The abuse of dominant position by undertakings on a relevant market constitutes an anticompetitive practice. However, the mere existence of an undertaking´s dominant position is not prohibited.
More about the abuse of dominant position
The Office intervenes, inter allia, also against undertakings, who abuse their dominant position. The purpose is to prevent the dominant companies from abusing their strong market position and the Office focuses on those kinds of conduct, which are the most harmful to consumers.
The cases of abuse of dominant position must be grounded on the theory of damage, which is an economically logical and a consistent explanation of how the dominant player‘s conduct negatively affects a consumer.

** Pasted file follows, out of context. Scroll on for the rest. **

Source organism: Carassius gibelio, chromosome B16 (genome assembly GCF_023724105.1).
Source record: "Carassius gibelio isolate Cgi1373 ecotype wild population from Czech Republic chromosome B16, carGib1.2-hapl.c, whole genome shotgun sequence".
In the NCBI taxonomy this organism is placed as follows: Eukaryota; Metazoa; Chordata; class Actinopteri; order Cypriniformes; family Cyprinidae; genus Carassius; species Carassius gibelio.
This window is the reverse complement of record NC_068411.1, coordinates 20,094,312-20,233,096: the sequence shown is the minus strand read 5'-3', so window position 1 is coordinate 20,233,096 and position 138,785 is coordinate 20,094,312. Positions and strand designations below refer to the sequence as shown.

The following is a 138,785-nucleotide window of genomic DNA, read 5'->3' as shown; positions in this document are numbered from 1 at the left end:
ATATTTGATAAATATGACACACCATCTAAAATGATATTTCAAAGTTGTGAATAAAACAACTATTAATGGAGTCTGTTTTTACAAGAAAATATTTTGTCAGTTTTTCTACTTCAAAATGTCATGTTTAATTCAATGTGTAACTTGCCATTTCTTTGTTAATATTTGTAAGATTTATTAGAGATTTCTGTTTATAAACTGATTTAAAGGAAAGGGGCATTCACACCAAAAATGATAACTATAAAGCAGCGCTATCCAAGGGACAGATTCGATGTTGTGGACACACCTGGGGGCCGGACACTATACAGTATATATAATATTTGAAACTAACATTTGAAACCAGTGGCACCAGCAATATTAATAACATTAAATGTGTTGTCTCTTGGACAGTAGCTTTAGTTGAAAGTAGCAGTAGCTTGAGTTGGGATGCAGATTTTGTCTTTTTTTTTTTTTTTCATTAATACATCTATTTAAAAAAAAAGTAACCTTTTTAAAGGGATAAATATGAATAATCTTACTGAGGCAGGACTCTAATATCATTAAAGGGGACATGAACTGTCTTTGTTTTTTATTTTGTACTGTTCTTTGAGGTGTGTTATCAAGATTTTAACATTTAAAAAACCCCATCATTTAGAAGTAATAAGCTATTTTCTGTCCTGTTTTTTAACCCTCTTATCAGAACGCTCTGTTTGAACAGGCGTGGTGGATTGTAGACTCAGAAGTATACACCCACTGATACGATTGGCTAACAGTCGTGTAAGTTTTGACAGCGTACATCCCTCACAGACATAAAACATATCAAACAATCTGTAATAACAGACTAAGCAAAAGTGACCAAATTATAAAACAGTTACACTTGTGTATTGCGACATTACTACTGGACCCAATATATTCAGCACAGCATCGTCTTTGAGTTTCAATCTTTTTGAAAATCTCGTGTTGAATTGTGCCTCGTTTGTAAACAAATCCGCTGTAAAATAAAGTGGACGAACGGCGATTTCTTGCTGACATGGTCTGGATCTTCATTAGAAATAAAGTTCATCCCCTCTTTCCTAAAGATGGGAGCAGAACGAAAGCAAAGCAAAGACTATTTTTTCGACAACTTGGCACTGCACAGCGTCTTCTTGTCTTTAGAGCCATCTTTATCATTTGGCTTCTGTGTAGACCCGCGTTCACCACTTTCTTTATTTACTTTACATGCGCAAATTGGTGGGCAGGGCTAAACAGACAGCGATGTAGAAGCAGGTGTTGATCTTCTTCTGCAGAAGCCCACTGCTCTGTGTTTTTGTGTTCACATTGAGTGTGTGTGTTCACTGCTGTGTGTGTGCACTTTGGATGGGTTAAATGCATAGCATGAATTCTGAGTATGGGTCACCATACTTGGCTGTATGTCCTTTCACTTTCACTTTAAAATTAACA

Dominant position as such is not prohibited. Undertakings naturally try to "win the market" by increasing efficiency, innovations, higher quality and lower prices. However, undertakings must not abuse their dominant position and thus restrict competition pressure and hinder the entry to the market for competitors.
The abuse of dominant position can take several forms. According to the Act on Protection of Competition (Article 5 Par. 3) the most frequent forms of abuse of dominant position are:
the enforcement of unfair trading conditions, including prices;
the restriction of production, sale or technological development to the detriment of consumers;
refusal to supply;
discrimination of other enterprises;
tying the conclusion of contracts to various other commitments.